TCA: HBO's 'Veep' Tackles a Flawed, Dangerous Political System

12:06 PM PST 01/13/2012 by Lacey Rose
Melanie Acevedo/artistrepinc.com
Veep's Julia Louis-Dreyfus

“Watching the political process at the moment, your instinct is to laugh because the alternative is to cry,” says creator Armando Iannucci of his inspiration.

Shows about politics may have struggled in the past, but Armando Iannucci argues America is ready for one now.

In fact, the creator of HBO's Veep argues that the time has never been more ripe for a series about the country's increasingly flawed political system. Iannucci’s effort, which stars Julia Louis-Dreyfus as the vice president, will get its shot on April 22.

“Watching the political process at the moment, your instinct is to laugh because the alternative is to cry,” he says during a stop on the Television Critics Association’s winter press tour Friday.

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“I think a lot of people are genuinely frustrated because they don’t understand why so many clearly very able people concentrated in one locale can’t solve something,” continues the self-described political junkie. “So I think it seems to be the right moment to come up with something that asks or shows you how this happens."

To prepare for the role, Dreyfus met with several politicians, including vice presidents. “It was interesting what they said, but also what they didn’t say,” she says, refusing to name names in the hopes of keeping that line of communication open. The result is a series that is not designed to be about the minutia of policy or to be a commentary on a political party, which is why neither the president nor Dreyfus’ party will be revealed on the show. What’s more, the decision to cast a female in the VP role was done, in part, to avoid comparisons to Dick Cheney.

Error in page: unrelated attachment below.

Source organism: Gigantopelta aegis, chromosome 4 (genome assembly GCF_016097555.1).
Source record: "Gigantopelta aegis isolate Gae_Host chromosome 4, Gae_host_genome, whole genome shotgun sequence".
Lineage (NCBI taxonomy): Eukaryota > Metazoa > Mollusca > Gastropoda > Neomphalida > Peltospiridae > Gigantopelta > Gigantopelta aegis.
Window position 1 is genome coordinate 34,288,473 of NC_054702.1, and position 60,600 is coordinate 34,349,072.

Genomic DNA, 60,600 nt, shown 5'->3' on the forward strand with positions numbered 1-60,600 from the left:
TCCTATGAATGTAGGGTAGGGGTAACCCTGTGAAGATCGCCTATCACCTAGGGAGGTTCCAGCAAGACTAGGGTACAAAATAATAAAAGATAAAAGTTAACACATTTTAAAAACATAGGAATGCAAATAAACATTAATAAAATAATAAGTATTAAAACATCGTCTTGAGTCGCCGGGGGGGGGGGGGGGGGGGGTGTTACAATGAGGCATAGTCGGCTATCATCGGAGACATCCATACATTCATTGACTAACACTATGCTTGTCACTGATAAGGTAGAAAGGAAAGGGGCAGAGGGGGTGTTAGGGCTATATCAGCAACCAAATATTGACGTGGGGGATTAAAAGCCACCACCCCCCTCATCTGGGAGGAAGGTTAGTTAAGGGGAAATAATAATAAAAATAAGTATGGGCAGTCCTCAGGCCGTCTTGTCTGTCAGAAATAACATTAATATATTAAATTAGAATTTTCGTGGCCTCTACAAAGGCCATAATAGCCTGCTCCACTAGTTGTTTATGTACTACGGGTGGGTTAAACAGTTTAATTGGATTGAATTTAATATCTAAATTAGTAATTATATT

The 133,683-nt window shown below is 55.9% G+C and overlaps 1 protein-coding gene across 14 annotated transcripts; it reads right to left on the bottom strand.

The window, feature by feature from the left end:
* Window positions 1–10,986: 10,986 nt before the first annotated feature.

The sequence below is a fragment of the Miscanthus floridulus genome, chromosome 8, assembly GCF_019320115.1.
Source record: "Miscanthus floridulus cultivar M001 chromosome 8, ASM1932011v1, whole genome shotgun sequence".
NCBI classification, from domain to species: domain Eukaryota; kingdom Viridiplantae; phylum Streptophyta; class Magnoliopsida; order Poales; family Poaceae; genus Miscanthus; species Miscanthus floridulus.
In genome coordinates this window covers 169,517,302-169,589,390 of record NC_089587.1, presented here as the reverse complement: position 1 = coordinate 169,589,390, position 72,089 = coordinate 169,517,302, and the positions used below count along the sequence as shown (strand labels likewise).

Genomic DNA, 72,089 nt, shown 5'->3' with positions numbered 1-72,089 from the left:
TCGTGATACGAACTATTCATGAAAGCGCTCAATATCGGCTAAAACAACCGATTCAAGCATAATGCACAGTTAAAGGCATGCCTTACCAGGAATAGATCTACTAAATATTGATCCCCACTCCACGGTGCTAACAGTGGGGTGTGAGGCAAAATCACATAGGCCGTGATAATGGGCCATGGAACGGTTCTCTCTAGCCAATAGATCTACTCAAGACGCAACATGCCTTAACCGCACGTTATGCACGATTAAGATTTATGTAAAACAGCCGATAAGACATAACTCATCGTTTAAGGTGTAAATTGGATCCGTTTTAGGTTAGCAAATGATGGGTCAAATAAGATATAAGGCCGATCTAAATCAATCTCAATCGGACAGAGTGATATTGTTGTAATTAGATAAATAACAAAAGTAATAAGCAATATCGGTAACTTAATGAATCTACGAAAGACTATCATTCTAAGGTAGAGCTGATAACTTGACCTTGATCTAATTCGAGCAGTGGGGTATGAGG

The Washington Iannucci's comedy series portrays will not be the one on display in Aaron Sorkin’s The West Wing, a decision that had more to do with timing than it did taste. Iannucci, who calls himself a fan of the long-running NBC series, suggests today’s audience would reject the West Wing’s "clean and normal" take on the nation's capital. “They’ve seen too much now,” he insists, adding that his iteration is based “an awful lot” on what actually goes on in Washington today.

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In conceiving the show, Iannucci had been struck by the two different ways in which Washington is traditionally shown on screen. One is West Wing’s more noble portrayal; the other is a very cynical and corrupt one. “I believe the truth is somewhere in between,” says Iannucci, noting “it’s fundamentally a lot of people trying to get on with their job, some of them are good at it and some of them are bad at it."

He continues, "The worst ones are the ones who are bad at it but think they’re good at it. They’re the most dangerous ones, and that’s really what I wanted to show."

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